Environmental risk factors

By Laurie Wertich

What causes cancer? It’s the million-dollar question—and if you pay attention to the messages in the media, the answer is: everything. But that isn’t really the case. There are indeed some environmental risk factors for cancer—meaning exposure to substances that could increase the risk of developing cancer—but there are also a lot of unproven claims about factors that increase the risk of cancer. The trick is learning to discern fact from fiction. The best way to protect ourselves from cancer: information and lifestyle modification.

What is an environmental risk factor?

Environmental risk factors for cancer are things in your environment that may increase the risk of developing cancer. Carcinogens are materials that are known to cause cancer. When a substance is referred to as a “known cancer risk factor” or a “known carcinogen,” it means that science has proven that exposure to that substance can increase the risk of cancer.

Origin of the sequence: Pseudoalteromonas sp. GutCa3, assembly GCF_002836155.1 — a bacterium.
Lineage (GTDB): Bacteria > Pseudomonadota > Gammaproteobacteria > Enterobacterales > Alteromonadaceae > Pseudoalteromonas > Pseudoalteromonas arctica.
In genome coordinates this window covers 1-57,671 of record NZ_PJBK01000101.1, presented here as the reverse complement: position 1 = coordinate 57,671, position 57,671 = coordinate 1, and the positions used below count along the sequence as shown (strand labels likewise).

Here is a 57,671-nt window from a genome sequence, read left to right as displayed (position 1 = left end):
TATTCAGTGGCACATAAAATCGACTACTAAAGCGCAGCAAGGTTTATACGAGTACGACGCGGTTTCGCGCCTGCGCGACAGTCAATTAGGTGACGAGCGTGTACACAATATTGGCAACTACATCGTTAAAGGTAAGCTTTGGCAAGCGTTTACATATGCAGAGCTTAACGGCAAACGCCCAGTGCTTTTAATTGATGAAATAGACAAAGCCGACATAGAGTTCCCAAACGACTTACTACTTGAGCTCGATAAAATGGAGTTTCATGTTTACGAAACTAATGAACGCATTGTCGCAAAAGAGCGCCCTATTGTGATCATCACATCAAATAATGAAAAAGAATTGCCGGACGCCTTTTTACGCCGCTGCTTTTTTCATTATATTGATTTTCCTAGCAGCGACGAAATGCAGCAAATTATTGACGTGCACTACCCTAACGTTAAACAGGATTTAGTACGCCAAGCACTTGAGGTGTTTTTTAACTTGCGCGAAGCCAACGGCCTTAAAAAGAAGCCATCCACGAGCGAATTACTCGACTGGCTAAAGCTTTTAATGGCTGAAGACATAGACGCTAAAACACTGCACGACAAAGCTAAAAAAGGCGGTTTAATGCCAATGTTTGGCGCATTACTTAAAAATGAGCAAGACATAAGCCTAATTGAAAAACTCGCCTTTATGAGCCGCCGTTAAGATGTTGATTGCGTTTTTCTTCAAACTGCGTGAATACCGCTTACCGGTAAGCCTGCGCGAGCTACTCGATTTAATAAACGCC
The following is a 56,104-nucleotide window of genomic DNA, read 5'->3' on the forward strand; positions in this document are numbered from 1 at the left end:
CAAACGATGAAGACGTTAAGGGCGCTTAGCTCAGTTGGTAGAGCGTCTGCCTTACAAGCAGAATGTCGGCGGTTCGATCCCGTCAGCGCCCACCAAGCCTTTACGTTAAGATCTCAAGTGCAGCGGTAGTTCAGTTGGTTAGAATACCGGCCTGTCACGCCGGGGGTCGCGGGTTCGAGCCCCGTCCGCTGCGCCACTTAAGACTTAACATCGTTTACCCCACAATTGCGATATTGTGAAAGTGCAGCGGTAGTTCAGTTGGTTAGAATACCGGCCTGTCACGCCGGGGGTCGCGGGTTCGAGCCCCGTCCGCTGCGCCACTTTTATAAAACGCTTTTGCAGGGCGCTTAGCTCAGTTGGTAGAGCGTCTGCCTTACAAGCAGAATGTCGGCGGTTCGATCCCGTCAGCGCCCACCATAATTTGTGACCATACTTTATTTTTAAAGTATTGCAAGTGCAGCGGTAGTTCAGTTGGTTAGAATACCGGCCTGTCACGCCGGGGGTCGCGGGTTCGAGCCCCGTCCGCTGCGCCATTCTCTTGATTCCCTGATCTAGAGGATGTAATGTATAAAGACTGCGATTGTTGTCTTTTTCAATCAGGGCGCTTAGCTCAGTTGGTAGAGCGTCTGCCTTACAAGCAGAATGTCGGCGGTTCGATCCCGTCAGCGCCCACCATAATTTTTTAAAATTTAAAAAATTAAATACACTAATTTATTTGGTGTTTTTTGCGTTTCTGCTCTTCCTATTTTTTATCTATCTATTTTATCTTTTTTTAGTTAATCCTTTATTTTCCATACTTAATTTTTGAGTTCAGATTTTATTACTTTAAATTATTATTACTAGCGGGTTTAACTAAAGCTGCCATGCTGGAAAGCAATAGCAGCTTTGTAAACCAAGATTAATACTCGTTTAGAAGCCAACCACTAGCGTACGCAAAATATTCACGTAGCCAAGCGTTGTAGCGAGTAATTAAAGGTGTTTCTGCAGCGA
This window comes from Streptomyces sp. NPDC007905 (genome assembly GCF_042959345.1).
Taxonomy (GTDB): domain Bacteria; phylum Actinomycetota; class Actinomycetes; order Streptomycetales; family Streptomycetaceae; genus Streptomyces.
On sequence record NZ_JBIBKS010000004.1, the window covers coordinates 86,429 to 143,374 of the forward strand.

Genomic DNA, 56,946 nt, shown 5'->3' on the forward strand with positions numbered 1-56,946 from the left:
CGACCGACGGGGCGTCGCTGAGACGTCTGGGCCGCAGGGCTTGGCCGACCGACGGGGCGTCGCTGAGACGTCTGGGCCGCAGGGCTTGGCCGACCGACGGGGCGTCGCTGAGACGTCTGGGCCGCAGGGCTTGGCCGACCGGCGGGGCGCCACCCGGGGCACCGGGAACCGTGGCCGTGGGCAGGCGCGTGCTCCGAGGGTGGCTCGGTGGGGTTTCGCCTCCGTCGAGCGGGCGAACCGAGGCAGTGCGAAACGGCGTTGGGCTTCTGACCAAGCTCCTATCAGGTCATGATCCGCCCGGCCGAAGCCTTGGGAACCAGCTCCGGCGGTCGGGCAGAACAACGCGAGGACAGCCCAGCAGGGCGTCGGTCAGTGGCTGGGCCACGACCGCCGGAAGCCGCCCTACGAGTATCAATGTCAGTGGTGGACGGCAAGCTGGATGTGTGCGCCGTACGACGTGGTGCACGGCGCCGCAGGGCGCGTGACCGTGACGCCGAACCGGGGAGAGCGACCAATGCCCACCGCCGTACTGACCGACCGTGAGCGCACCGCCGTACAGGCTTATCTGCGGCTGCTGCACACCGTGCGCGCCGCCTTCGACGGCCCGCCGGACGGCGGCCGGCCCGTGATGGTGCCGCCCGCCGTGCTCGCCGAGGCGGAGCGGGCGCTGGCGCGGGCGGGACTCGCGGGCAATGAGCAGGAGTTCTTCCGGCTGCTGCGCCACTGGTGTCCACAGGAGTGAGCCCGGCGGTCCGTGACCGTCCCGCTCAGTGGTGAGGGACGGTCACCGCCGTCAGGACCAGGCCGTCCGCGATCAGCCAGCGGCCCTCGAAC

The term environmental risk factor usually brings to mind things like chemicals and radiation, and these things are indeed risk factors; however, there are many other factors that fall within that category, as well. In fact, the greatest risk factors we face in the United States are not exposures to radiation or chemicals in the environment around us but, rather, our own dietary and lifestyle choices—most of which can be modified.